If you want to use guided imagery for groups, then these essential tips will help you avoid common problems and ensure that you and your class have a sublime experience!
Your choice of venue for your guided imagery group is of great importance. Ideally your venue will be as quiet as possible.
There’s nothing worse than being interrupted in the middle of a guided imagery meditation by sudden loud noises – or worse still – persistent noises that won’t go away!
I participated in such a class once. Halfway through the guided meditation, which was being conducted in a private studio in a retail district, a passerby stopped outside the front door and proceeded to have a loud conversation on her cell phone.
Everyone was jolted out of their deep state, but we continued on with the class, hoping that the young lady and her phone would soon depart.
To our dismay, she did not! For the next ten minutes she laughed and joked and swore, unaware that she was standing right next to a large sign that read “Quiet please – meditation in progress”.
This brings up to another great tip for ensuring quietness. If you are in an area that is not entirely private, be sure to put up a “quiet please” sign. It might not always work (as this story reveals) but it will most of the time.
Group participants often find it much easier to connect with their inner world of imagery and feeling when they are in a dimly lit room.
I’m amazed at how often guided imagery groups are conducted in brightly lit rooms. This is really not ideal for guided imagery classes, so take the time to create a scene of dreamlike tranquility – lower the shades and turn down the lights.
If you are unable to block out excess light, then it’s a great idea to have soft, comfy eye-masks (the kind that people use for sleeping) available to those who want them. Some people find these soothing to wear even when the room is darkened already!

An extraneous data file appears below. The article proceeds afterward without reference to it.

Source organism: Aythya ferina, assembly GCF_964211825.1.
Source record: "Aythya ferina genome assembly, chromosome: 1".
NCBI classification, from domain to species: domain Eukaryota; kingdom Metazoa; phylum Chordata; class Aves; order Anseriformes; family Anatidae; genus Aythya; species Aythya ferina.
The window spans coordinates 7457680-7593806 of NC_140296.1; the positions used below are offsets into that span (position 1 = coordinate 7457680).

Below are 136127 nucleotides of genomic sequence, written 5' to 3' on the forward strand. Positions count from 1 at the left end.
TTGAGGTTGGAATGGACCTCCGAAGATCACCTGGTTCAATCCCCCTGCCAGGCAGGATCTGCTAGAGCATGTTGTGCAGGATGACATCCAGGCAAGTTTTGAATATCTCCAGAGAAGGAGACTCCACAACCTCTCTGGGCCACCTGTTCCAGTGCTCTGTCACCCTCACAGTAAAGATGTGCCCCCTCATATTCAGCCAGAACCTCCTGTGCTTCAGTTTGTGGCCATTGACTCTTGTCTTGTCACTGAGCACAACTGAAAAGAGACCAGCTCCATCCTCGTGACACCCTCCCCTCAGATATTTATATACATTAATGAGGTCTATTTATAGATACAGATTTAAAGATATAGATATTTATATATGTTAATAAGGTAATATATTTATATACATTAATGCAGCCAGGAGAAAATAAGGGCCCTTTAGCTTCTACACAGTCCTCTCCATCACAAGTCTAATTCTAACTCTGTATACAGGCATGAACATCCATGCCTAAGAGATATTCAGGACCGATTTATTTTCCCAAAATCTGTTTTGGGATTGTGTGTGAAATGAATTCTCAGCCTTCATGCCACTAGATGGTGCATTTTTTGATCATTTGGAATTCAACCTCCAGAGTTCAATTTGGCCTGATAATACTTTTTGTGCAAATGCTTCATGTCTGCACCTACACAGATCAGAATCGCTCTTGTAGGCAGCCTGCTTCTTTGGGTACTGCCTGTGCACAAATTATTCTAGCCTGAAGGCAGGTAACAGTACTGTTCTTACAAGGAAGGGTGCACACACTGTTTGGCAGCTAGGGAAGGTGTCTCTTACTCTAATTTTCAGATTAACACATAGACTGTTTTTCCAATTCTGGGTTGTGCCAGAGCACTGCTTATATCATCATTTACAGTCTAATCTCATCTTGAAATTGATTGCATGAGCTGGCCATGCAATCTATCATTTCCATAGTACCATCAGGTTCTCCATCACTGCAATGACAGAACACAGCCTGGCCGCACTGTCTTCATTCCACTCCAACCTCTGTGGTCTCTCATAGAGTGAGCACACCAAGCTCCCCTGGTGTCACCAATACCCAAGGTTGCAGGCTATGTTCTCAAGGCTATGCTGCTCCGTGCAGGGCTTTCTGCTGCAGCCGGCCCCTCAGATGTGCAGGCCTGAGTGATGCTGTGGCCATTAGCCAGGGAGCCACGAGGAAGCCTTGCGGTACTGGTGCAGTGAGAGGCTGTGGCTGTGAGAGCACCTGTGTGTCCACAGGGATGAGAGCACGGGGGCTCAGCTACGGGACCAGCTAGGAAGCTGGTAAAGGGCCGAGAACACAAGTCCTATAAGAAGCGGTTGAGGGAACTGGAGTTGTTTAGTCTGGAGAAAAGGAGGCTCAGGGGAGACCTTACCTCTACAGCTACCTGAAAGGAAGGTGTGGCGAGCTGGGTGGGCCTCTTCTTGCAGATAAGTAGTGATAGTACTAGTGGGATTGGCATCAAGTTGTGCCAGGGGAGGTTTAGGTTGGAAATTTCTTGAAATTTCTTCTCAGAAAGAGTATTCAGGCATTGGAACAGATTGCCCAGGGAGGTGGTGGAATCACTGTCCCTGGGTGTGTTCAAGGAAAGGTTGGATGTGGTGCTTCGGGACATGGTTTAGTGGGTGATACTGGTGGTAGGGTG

Some soft meditation music can add a tremendous amount of tranquility to your group meditation. Not only does it help to create a serene mood, it will also help to mask any unwanted background noises.
Music is not essential, but more often than not the experience of guided imagery for groups is enhanced by the inclusion of music.
Note: If you are a professional therapist and you play music to groups on a regular basis, then you must use royalty free (copyright free) music. In most countries it is illegal to play CD’s publically without paying fees to the record label that produced them. The easiest way around this is to simply purchase copyright free music so that you never have to pay any ongoing fees.
There are two main ways to conduct a guided imagery class for groups. One is to read aloud from a guided imagery script, the other is to play a CD recording of your guided imagery journey.
The benefits of reading from a script are:
a. The experience is a little more personal and your listeners may connect with you better.
b. You can pause if necessary, and you are free to be more spontaneous and intuitive with your guided imagery.
The benefits of playing a CD are:
a. You can be absolutely sure that there will be no hiccups with your performance (assuming that your CD isn't covered in scratches - there's nothing worse than a skipping CD when using guided imagery for groups).
b. If your class members enjoy the guided imagery journey, then you can offer them copies of your CD so that they can experience it all over again in the privacy of their own home.
Follow this link for free guided imagery scripts.
If you'd like more great ideas for preparing a room for guided imagery groups and meditation classes, then check out these articles on how to design a meditation room.
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This article is copyright protected, however you may republish it online or in print media provided that you include the following credit, including the active link:
Article by Christopher Lloyd Clarke from www.The-Guided-Meditation-Site.com.
Real people tell their stories of how meditation benefited their lives